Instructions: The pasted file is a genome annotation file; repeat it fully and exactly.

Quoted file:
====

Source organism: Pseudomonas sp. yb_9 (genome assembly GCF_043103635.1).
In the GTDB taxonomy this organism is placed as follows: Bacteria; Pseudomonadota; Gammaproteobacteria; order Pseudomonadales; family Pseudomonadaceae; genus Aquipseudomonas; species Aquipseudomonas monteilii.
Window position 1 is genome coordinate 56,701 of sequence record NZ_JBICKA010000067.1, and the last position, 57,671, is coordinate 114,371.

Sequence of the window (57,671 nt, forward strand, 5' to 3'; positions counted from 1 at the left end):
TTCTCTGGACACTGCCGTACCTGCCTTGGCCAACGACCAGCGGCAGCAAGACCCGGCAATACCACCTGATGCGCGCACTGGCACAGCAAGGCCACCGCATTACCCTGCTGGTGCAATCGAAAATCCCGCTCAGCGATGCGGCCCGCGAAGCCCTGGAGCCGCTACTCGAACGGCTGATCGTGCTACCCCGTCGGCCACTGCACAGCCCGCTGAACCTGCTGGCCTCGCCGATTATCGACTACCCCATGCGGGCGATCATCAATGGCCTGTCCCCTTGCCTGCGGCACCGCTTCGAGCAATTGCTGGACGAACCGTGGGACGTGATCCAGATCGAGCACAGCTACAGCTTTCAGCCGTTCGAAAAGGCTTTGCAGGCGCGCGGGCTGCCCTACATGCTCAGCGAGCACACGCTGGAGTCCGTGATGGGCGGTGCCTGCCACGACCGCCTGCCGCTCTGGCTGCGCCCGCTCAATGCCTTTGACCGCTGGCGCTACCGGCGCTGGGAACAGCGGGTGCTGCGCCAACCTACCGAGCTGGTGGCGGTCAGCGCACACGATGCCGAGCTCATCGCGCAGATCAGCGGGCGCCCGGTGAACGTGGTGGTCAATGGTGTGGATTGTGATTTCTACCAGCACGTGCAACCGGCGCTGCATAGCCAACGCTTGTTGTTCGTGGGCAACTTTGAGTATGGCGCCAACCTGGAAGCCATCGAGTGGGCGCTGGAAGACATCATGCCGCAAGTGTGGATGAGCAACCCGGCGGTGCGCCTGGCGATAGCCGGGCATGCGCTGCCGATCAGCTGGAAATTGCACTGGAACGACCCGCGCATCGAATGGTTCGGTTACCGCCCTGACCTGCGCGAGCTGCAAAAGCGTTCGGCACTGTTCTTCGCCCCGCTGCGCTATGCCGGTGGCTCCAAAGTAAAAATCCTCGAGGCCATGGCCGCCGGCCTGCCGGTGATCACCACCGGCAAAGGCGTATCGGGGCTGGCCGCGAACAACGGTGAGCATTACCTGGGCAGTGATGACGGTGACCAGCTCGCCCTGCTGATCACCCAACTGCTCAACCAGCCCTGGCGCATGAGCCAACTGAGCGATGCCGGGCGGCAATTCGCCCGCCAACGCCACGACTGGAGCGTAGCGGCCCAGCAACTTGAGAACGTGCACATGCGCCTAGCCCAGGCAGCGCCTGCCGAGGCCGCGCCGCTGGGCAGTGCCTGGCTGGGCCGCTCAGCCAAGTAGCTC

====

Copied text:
Source organism: Pseudomonas sp. yb_9 (genome assembly GCF_043103635.1).
In the GTDB taxonomy this organism is placed as follows: Bacteria; Pseudomonadota; Gammaproteobacteria; order Pseudomonadales; family Pseudomonadaceae; genus Aquipseudomonas; species Aquipseudomonas monteilii.
Window position 1 is genome coordinate 56,701 of sequence record NZ_JBICKA010000067.1, and the last position, 57,671, is coordinate 114,371.

Sequence of the window (57,671 nt, forward strand, 5' to 3'; positions counted from 1 at the left end):
TTCTCTGGACACTGCCGTACCTGCCTTGGCCAACGACCAGCGGCAGCAAGACCCGGCAATACCACCTGATGCGCGCACTGGCACAGCAAGGCCACCGCATTACCCTGCTGGTGCAATCGAAAATCCCGCTCAGCGATGCGGCCCGCGAAGCCCTGGAGCCGCTACTCGAACGGCTGATCGTGCTACCCCGTCGGCCACTGCACAGCCCGCTGAACCTGCTGGCCTCGCCGATTATCGACTACCCCATGCGGGCGATCATCAATGGCCTGTCCCCTTGCCTGCGGCACCGCTTCGAGCAATTGCTGGACGAACCGTGGGACGTGATCCAGATCGAGCACAGCTACAGCTTTCAGCCGTTCGAAAAGGCTTTGCAGGCGCGCGGGCTGCCCTACATGCTCAGCGAGCACACGCTGGAGTCCGTGATGGGCGGTGCCTGCCACGACCGCCTGCCGCTCTGGCTGCGCCCGCTCAATGCCTTTGACCGCTGGCGCTACCGGCGCTGGGAACAGCGGGTGCTGCGCCAACCTACCGAGCTGGTGGCGGTCAGCGCACACGATGCCGAGCTCATCGCGCAGATCAGCGGGCGCCCGGTGAACGTGGTGGTCAATGGTGTGGATTGTGATTTCTACCAGCACGTGCAACCGGCGCTGCATAGCCAACGCTTGTTGTTCGTGGGCAACTTTGAGTATGGCGCCAACCTGGAAGCCATCGAGTGGGCGCTGGAAGACATCATGCCGCAAGTGTGGATGAGCAACCCGGCGGTGCGCCTGGCGATAGCCGGGCATGCGCTGCCGATCAGCTGGAAATTGCACTGGAACGACCCGCGCATCGAATGGTTCGGTTACCGCCCTGACCTGCGCGAGCTGCAAAAGCGTTCGGCACTGTTCTTCGCCCCGCTGCGCTATGCCGGTGGCTCCAAAGTAAAAATCCTCGAGGCCATGGCCGCCGGCCTGCCGGTGATCACCACCGGCAAAGGCGTATCGGGGCTGGCCGCGAACAACGGTGAGCATTACCTGGGCAGTGATGACGGTGACCAGCTCGCCCTGCTGATCACCCAACTGCTCAACCAGCCCTGGCGCATGAGCCAACTGAGCGATGCCGGGCGGCAATTCGCCCGCCAACGCCACGACTGGAGCGTAGCGGCCCAGCAACTTGAGAACGTGCACATGCGCCTAGCCCAGGCAGCGCCTGCCGAGGCCGCGCCGCTGGGCAGTGCCTGGCTGGGCCGCTCAGCCAAGTAGCTC